Tuesday, February 9, 2010

Healthcare & the General Welfare Clause - A Troubling Pairing, by Freddy Boisseau

I just came across this blog post today: “Donald McEachin Eviscerates Anti-Individual-Mandate Legistation” As one that believes in the Constitution and the principles it espouses, I thought it needed a response. Let us look at the two sections that come into play here. First, we have Article 1 Section 8, which spells out the power given to Congress by the states.
Section 8. The Congress shall have Power To lay and collect Taxes, Duties, Imposts and Excises, to pay the Debts and provide for the common Defence and general Welfare of the United States; but all Duties, Imposts and Excises shall be uniform throughout the United States;
To borrow Money on the credit of the United States;
To regulate Commerce with foreign Nations, and among the several States, and with the Indian Tribes;
To establish an uniform Rule of Naturalization, and uniform Laws on the subject of Bankruptcies throughout the United States;
To coin Money, regulate the Value thereof, and of foreign Coin, and fix the Standard of Weights and Measures;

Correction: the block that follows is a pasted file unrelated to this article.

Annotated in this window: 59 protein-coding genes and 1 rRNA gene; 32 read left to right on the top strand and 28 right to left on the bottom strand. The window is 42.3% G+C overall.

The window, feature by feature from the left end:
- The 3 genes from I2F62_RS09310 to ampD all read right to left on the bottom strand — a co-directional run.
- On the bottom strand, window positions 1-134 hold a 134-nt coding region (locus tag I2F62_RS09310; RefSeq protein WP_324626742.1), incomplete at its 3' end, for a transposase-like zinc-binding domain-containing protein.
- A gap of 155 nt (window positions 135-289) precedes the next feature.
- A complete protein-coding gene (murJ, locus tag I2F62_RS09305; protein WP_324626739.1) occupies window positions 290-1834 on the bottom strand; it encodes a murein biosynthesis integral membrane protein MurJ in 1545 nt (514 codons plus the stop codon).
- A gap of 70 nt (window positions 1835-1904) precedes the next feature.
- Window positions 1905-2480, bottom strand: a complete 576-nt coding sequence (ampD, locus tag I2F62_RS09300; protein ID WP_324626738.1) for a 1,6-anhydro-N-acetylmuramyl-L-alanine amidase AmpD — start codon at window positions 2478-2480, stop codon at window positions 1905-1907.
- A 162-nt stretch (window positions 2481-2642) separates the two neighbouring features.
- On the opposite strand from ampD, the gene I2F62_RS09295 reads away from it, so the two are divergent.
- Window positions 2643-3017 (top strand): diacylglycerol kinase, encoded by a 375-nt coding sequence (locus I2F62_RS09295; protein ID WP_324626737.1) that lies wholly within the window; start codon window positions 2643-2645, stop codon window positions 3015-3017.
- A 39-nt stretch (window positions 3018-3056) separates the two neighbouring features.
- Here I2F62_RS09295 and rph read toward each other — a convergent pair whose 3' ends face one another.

To provide for the Punishment of counterfeiting the Securities and current Coin of the United States;
To establish Post Offices and post Roads;
To promote the Progress of Science and useful Arts, by securing for limited Times to Authors and Inventors the exclusive Right to their respective Writings and Discoveries;
To constitute Tribunals inferior to the Supreme Court;
To define and punish Piracies and Felonies committed on the high Seas, and Offences against the Law of Nations;
To declare War, grant Letters of Marque and Reprisal, and make Rules concerning Captures on Land and Water;
To raise and support Armies, but no Appropriation of Money to that Use shall be for a longer Term than two Years;
To provide and maintain a Navy;
To make Rules for the Government and Regulation of the land and naval Forces;